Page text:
(b) a controller connected to the inverters and controlling operation of said inverters on the basis of DC power available, the controller causing more inverters to run if sufficient DC power is available and fewer inverters to run if there is insufficient DC power, wherein said controller operates any one of said inverters such that the amount of AC power outputted from said any one of said inverters increases or decreases in correspondence with an increase or decrease in the amount of electric power outputted from the DC power supply, and said controller operates remaining ones of said inverters at a predetermined standard value.
10. The system of claim 9, wherein said controller is inside of each of said inverters.
11. The system of claim 9, wherein said controller is outside of each of said inverters.
12. The system of claim 9, wherein said any one of said inverters effects maximum power point tracking control by following the increase or decrease in DC power inputted to said any one of said inverters, and said remaining ones of said inverters are subjected to constant-level energy control for constantly obtaining maximum outputs.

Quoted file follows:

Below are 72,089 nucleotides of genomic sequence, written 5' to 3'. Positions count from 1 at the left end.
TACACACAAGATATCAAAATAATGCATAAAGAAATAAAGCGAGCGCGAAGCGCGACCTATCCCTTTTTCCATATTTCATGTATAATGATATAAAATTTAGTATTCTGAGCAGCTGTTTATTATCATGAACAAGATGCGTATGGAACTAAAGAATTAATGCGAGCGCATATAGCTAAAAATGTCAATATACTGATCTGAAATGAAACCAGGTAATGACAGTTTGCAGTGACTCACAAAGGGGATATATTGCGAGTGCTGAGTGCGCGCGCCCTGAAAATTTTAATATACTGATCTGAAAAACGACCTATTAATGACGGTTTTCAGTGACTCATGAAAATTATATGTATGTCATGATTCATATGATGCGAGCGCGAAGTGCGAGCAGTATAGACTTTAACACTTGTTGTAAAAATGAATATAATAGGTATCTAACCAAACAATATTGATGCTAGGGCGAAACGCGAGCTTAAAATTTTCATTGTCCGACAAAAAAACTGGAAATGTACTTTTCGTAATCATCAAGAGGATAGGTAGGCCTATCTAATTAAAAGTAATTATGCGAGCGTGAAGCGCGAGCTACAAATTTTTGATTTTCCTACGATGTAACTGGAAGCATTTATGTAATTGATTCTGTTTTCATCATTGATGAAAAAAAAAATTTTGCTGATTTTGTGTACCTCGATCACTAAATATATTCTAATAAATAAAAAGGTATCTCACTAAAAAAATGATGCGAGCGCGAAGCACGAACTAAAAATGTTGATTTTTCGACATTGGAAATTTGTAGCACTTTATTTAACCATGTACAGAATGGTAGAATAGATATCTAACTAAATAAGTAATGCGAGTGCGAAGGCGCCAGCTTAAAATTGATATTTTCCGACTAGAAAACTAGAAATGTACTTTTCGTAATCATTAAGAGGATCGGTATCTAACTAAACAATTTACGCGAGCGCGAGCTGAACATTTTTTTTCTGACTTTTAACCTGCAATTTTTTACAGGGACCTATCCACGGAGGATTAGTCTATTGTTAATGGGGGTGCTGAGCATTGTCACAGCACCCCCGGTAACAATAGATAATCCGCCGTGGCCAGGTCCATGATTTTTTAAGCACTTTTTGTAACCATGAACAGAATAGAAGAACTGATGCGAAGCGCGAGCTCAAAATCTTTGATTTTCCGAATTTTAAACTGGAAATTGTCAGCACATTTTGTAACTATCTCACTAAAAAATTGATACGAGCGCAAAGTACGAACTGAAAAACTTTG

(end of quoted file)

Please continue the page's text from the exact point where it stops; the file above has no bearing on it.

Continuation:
13. A system for converting generated electric power to AC power, wherein a plurality of inverters provided respectively with a protector for effecting system interconnection protection for a commercial power supply are connected in parallel, and electric power generated by a generator is converted to electric power corresponding to a commercial power supply and is outputted from a number of inverters which number is determined on the basis of the amount of generated electric power, comprising: